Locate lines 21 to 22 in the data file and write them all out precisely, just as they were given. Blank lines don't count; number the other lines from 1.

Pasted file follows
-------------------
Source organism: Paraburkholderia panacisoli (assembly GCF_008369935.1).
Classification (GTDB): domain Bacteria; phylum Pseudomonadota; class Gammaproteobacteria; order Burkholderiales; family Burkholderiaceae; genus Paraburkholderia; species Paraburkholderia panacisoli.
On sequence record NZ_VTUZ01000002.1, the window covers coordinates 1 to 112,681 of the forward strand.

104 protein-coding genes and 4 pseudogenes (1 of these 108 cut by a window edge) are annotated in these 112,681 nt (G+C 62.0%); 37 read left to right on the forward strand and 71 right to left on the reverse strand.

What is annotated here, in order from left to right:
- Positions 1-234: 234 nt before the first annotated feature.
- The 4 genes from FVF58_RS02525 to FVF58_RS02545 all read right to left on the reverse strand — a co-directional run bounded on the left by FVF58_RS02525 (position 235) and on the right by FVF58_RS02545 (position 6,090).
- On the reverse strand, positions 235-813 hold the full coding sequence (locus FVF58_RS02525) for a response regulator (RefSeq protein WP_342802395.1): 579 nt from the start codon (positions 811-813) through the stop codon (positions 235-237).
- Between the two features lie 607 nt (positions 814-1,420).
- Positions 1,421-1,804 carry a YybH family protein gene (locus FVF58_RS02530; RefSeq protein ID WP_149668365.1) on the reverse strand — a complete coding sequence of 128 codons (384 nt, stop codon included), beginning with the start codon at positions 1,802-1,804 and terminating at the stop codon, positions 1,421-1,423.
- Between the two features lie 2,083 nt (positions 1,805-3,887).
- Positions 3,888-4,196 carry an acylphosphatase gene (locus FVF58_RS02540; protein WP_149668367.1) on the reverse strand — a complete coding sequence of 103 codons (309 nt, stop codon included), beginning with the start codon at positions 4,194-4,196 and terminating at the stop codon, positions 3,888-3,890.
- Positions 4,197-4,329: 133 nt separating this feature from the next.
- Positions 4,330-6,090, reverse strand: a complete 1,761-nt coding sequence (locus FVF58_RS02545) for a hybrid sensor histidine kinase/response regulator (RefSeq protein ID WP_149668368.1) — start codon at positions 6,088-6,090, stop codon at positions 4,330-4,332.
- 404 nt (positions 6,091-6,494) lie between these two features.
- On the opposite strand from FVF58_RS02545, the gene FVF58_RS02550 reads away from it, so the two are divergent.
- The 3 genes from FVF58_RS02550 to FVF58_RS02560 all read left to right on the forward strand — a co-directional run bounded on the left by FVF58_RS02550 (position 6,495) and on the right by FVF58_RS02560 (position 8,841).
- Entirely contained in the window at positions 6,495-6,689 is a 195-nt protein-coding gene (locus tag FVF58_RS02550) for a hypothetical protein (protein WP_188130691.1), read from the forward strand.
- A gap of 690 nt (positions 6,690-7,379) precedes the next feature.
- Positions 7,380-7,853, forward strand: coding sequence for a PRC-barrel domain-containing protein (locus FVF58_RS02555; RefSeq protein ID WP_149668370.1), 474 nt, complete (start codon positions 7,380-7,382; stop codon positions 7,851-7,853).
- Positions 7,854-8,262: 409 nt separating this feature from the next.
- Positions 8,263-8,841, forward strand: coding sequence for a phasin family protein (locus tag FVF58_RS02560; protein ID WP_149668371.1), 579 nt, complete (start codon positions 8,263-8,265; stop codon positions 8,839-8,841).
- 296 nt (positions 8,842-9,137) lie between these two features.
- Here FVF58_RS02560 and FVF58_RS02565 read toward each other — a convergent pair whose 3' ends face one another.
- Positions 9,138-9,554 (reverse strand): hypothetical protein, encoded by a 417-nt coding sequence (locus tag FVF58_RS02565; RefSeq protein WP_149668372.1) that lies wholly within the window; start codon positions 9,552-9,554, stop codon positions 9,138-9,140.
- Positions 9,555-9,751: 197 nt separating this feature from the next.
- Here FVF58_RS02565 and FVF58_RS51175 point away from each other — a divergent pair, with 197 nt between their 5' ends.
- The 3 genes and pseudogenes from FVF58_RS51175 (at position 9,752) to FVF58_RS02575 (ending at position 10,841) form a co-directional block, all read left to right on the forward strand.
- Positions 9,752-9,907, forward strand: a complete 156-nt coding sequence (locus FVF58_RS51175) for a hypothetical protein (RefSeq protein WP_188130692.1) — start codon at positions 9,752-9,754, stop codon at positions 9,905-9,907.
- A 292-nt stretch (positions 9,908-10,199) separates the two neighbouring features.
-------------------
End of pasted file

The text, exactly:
- Positions 7,854-8,262: 409 nt separating this feature from the next.
- Positions 8,263-8,841, forward strand: coding sequence for a phasin family protein (locus tag FVF58_RS02560; protein ID WP_149668371.1), 579 nt, complete (start codon positions 8,263-8,265; stop codon positions 8,839-8,841).